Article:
Western Federal Corp. v. Davis, 553 F. Supp. 818 (D. Ariz. 1982)

U.S. District Court for the District of Arizona - 553 F. Supp. 818 (D. Ariz. 1982)
December 23, 1982

553 F. Supp. 818 (1982)

WESTERN FEDERAL CORPORATION, an Arizona corporation, and James Guaclides, Plaintiffs,
v.
Gregory DAVIS and Kathe Davis, husband and wife, Gila Mines Corporation, a Nevada corporation, Einar C. Erickson and Jane Doe Erickson, husband and wife, Defendants.

No. CIV 81-99 PHX CLH.

United States District Court, D. Arizona.

December 23, 1982.

*819 George H. Mitchell, Phoenix, Ariz., for plaintiffs.

James J. Farley, Scottsdale, Ariz., for defendants Davis.

Susan R. Bolton, Phoenix, Ariz., for defendants Erickson.

 
MEMORANDUM OPINION AND ORDER

HARDY, District Judge.

Summary judgment was granted in favor of plaintiffs on Counts I and V of their complaint. The plaintiff lodged a proposed form of judgment with the Court and the defendants objected to it. The objection was sustained. Plaintiffs then filed a motion for a hearing on the form of judgment and a motion to vacate the order sustaining the objection of the original form of judgment.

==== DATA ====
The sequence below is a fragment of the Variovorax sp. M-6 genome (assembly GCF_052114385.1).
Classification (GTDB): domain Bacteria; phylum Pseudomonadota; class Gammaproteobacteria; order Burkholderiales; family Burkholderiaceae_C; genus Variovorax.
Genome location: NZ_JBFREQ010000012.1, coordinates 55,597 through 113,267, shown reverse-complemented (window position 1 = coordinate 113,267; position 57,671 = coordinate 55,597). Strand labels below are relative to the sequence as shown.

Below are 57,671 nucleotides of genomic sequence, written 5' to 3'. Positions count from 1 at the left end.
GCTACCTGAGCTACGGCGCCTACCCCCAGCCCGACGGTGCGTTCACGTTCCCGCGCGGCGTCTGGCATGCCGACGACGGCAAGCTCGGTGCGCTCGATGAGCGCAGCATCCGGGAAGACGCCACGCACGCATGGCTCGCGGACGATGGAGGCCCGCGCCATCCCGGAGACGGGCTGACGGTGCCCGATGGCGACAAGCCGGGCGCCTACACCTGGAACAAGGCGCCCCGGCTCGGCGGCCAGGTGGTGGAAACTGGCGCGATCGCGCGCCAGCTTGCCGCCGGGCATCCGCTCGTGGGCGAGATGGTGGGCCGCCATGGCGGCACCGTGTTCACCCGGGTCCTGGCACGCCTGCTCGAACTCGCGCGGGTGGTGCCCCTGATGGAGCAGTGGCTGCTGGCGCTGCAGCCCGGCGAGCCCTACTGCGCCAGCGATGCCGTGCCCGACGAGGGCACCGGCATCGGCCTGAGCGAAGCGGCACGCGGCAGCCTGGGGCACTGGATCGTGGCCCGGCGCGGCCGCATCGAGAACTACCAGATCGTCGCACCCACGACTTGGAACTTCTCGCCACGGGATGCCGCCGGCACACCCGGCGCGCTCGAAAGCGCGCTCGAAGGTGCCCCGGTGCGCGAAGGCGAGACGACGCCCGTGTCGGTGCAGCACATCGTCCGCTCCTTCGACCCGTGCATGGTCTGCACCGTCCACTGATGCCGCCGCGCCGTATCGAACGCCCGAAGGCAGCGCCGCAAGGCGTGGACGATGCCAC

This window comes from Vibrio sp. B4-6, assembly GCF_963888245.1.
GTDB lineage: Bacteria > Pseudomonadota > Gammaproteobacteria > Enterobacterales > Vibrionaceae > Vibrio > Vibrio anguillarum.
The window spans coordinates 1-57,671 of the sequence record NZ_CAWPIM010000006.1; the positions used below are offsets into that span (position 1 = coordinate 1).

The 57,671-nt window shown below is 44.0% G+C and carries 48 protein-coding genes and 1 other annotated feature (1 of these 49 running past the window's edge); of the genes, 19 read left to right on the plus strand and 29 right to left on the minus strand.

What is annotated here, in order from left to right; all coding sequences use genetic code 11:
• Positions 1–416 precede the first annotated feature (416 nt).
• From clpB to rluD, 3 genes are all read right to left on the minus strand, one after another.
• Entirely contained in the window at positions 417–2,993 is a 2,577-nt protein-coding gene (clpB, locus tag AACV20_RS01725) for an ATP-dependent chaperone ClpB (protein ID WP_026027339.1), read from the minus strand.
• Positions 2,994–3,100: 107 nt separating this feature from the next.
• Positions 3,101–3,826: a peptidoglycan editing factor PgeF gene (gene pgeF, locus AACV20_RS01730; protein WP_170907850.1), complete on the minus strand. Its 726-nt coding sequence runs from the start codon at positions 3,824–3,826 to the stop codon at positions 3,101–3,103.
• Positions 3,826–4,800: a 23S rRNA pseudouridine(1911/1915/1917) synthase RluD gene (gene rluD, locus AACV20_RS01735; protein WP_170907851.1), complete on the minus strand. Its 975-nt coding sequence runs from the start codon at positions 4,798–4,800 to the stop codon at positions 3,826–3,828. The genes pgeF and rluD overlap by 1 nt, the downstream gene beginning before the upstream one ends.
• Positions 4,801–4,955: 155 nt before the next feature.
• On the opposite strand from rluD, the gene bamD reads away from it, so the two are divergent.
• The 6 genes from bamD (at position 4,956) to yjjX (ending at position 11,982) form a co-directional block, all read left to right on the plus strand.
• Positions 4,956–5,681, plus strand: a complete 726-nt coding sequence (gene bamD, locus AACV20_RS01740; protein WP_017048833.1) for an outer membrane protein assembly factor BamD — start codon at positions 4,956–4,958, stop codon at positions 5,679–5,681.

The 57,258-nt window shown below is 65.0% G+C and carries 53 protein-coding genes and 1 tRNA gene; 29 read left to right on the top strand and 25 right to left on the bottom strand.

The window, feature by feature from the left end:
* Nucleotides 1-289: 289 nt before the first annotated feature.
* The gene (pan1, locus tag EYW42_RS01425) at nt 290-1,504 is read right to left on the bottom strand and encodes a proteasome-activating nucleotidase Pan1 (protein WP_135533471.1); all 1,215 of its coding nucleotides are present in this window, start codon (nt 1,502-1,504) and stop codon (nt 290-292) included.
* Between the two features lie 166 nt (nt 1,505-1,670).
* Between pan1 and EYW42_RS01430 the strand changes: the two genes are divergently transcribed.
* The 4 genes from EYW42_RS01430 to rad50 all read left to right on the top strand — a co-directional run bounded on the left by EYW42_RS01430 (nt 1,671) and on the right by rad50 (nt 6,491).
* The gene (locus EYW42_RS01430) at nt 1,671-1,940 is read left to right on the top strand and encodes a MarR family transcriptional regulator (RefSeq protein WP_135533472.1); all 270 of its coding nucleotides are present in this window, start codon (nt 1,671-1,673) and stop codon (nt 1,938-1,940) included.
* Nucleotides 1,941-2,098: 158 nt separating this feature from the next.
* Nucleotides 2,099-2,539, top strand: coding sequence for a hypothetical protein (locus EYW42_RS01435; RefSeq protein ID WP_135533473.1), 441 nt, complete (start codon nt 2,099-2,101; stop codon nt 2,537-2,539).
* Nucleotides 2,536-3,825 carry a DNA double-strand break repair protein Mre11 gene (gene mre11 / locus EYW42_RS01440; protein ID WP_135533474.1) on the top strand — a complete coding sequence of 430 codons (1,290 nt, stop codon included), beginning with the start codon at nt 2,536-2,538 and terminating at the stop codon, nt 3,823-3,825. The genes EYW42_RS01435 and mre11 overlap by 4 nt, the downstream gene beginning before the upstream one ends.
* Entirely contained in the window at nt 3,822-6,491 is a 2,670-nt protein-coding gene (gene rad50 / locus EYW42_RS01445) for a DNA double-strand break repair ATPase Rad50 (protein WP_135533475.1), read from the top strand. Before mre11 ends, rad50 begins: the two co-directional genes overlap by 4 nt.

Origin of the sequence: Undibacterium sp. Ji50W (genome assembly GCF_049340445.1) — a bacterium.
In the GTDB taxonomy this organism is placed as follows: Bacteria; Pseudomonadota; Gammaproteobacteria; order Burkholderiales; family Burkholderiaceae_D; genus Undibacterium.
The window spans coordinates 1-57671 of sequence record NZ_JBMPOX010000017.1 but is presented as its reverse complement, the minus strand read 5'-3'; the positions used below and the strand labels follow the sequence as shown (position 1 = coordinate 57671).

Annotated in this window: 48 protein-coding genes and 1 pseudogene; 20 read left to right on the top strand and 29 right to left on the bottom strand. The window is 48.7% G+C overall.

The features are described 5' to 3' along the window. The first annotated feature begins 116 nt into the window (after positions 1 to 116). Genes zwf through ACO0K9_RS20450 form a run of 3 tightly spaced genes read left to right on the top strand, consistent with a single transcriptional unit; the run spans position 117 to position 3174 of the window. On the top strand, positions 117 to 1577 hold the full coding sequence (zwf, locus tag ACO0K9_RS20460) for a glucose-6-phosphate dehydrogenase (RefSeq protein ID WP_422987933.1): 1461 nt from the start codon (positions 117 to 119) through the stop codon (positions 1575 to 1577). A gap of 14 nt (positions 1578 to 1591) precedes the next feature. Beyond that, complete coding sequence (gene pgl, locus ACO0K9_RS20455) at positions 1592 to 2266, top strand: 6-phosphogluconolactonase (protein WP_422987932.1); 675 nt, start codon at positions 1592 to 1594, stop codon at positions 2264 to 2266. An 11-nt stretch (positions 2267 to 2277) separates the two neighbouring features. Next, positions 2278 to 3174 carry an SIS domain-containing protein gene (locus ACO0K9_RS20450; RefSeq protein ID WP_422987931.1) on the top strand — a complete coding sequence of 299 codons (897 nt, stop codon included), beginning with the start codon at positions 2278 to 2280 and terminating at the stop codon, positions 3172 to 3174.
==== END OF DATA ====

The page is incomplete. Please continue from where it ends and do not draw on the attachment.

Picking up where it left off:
The form of judgment proposed by plaintiffs would (1) award judgment in favor of the plaintiff Guaclides against the defendants in the sum of $80,000 together with interest at the rate of 14.25% per annum *820 from January 31, 1980; (2) order that the certain promissory note in the sum of $160,000 made payable to the Defendant Erickson be returned to the plaintiff Guaclides and that it be cancelled; (3) ordered that a development agreement between Erickson and Guaclides and a mining contract between Gila Mines Corporation and Guaclides be rescinded and cancelled; (4) award judgment in favor of the plaintiff Western Federal Corporation against the defendants in the sum of $80,000 together with interest at the rate of 14.25% per annum from April 17, 1980; (5) order that the certain promissory note in the sum of $160,000 made payable to the Defendant Erickson be returned to plaintiff Western Federal Corporation and that it be cancelled; (6) ordered that a development agreement between Erickson and Western Federal Corporation and a mining contract between Gila Mines Corporation and Western Federal Corporation be rescinded and cancelled; and (7) award attorney's fees in the sum of $49,677. The proposed form of judgment also contains the language of Rule 54(b), Federal Rules of Civil Procedure, so that the judgment could be entered as a final judgment.